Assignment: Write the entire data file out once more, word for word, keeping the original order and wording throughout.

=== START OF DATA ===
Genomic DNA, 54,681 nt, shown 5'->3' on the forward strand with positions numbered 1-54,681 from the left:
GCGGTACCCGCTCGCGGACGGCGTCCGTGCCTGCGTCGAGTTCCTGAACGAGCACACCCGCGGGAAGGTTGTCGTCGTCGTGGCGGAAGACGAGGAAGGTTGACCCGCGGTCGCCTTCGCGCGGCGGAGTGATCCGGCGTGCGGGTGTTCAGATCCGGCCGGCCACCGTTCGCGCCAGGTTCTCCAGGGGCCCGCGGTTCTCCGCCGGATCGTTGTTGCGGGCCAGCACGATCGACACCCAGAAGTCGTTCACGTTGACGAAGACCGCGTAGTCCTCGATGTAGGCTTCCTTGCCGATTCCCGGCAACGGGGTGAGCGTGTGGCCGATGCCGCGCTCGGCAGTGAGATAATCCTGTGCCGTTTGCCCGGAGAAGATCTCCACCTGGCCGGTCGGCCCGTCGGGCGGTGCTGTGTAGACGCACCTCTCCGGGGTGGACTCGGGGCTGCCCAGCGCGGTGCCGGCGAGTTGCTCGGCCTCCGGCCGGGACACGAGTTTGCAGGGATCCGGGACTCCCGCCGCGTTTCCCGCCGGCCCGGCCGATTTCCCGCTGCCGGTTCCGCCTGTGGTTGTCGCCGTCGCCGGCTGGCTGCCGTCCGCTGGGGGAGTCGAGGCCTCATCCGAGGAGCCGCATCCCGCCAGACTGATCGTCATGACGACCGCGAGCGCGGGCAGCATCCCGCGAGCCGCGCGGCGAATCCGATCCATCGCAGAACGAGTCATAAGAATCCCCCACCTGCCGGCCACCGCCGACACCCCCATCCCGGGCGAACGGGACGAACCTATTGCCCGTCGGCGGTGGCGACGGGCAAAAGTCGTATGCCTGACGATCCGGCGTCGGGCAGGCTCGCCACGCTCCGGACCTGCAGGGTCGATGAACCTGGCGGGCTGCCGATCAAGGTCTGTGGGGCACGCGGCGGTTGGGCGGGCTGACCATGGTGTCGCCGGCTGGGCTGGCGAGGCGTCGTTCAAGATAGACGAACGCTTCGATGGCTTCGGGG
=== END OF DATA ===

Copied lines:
Genomic DNA, 54,681 nt, shown 5'->3' on the forward strand with positions numbered 1-54,681 from the left:
GCGGTACCCGCTCGCGGACGGCGTCCGTGCCTGCGTCGAGTTCCTGAACGAGCACACCCGCGGGAAGGTTGTCGTCGTCGTGGCGGAAGACGAGGAAGGTTGACCCGCGGTCGCCTTCGCGCGGCGGAGTGATCCGGCGTGCGGGTGTTCAGATCCGGCCGGCCACCGTTCGCGCCAGGTTCTCCAGGGGCCCGCGGTTCTCCGCCGGATCGTTGTTGCGGGCCAGCACGATCGACACCCAGAAGTCGTTCACGTTGACGAAGACCGCGTAGTCCTCGATGTAGGCTTCCTTGCCGATTCCCGGCAACGGGGTGAGCGTGTGGCCGATGCCGCGCTCGGCAGTGAGATAATCCTGTGCCGTTTGCCCGGAGAAGATCTCCACCTGGCCGGTCGGCCCGTCGGGCGGTGCTGTGTAGACGCACCTCTCCGGGGTGGACTCGGGGCTGCCCAGCGCGGTGCCGGCGAGTTGCTCGGCCTCCGGCCGGGACACGAGTTTGCAGGGATCCGGGACTCCCGCCGCGTTTCCCGCCGGCCCGGCCGATTTCCCGCTGCCGGTTCCGCCTGTGGTTGTCGCCGTCGCCGGCTGGCTGCCGTCCGCTGGGGGAGTCGAGGCCTCATCCGAGGAGCCGCATCCCGCCAGACTGATCGTCATGACGACCGCGAGCGCGGGCAGCATCCCGCGAGCCGCGCGGCGAATCCGATCCATCGCAGAACGAGTCATAAGAATCCCCCACCTGCCGGCCACCGCCGACACCCCCATCCCGGGCGAACGGGACGAACCTATTGCCCGTCGGCGGTGGCGACGGGCAAAAGTCGTATGCCTGACGATCCGGCGTCGGGCAGGCTCGCCACGCTCCGGACCTGCAGGGTCGATGAACCTGGCGGGCTGCCGATCAAGGTCTGTGGGGCACGCGGCGGTTGGGCGGGCTGACCATGGTGTCGCCGGCTGGGCTGGCGAGGCGTCGTTCAAGATAGACGAACGCTTCGATGGCTTCGGGG